Gabriela Cowperthwaite’s Megan Leavey is one of a kind. Whether you are a patriot or an animal lover, you will find yourself moved by the inspirational true story of Iraq war veteran Corporal Megan Leavey and her heroic hound.
At once an exposition on war, a recognition of women in service, and a tribute to the special bond between dog and master, Megan Leavey is a respectable debut from first-time director Gabriela Cowperthwaite. With only a couple of documentaries to speak of until now, the film is an exemplary step up for the mostly untried director.
Leavey, portrayed here by Kate Mara, was born in Valley Cottage, New York. The story begins by depicting her directionless lifestyle as she maintains relations between divorced parents, clashes with an insensitive mother, and grieves the loss of her best friend. Amidst struggles with alcohol and drug abuse, she longs for an escape, and to the bewilderment of her parents, finds it in the marines.
As Leavey undergoes basic training and explores the combat dog training program, her past inevitably reemerges to haunt her. She is forced to reconcile her difficulty of forming bonds with others when working with an especially aggressive dog named Rex. The pair begins to connect as they ship out to Iraq, where the two save countless lives detecting hidden explosives on the front lines.
Cowperthwaite’s picture sheds light on the relatively undiscussed subject of canine veterans. After Leavey and Rex survive an explosion, Leavey is awarded a Purple Heart and shipped home. Rex, however, reeling from his own form of PTSD, is deemed unadoptable, and is forced straight back into service. The film proceeds to depict Leavey’s lengthy battle to bring Rex home as she draws attention to the cause through her admirable activism and charitable work.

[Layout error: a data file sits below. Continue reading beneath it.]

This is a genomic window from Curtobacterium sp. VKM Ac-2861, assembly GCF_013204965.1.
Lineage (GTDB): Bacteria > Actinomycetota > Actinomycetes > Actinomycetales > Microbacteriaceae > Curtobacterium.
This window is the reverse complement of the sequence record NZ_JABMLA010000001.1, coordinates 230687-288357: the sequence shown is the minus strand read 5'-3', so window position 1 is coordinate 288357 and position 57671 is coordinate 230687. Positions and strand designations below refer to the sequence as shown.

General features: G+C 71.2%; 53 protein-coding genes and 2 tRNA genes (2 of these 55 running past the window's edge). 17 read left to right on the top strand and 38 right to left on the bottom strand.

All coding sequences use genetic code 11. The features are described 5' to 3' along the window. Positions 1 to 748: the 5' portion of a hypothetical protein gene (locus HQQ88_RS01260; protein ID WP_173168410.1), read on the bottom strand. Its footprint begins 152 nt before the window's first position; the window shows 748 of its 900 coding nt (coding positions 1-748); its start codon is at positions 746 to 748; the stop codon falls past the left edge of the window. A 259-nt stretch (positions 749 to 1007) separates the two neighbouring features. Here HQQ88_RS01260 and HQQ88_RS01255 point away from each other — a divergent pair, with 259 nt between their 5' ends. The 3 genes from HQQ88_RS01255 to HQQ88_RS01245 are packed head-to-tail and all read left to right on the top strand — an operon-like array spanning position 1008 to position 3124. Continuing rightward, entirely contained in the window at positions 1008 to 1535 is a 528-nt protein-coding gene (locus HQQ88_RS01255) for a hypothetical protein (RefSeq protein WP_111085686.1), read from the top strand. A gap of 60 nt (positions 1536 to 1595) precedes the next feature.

The role of rough-and-tough Megan Leavey bears a stark contrast to Kate Mara’s more effeminate characters (House of Cards, 127 Hours), and she delivers a dedicated and authentic performance. Leavey demonstrates Mara’s capable range as an actress, and it also provides crucially-needed representation for women in service – who are far too-often subject to ridicule and stereotypes in the media.
Proportional to the impression Kathryn Bigelow left on war pictures The Hurt Locker and Zero Dark Thirty, Cowperthwaite embeds a sense of empathy the subject matter desperately needs. With men at the helm, war films too often regress into glamorizations of violent aggression. In the same fashion Patty Jenkins benefited Wonder Woman, Cowperthwaite escalates Megan Leavey to a higher playing field.
In perhaps the most important moment in the film, Rex pulls Megan down when an Iraqi sniper fires at her head. This scene is an example of when accurate representation collides with what comes across as believable on-screen. There are cases in films where manipulation of true events can serve to enhance credibility, and Cowperthwaite could have executed this scene better.
Despite this noticeable snag, as while as a couple of instances of over-sentiment, Megan Leavey is a stirring drama that gives needed attention to both women and animals in service. Following Patty Jenkins’ stellar Wonder Woman, Leavey is indicative of a movement providing women dignified portrayal in cinema, and a trend that needs to continue.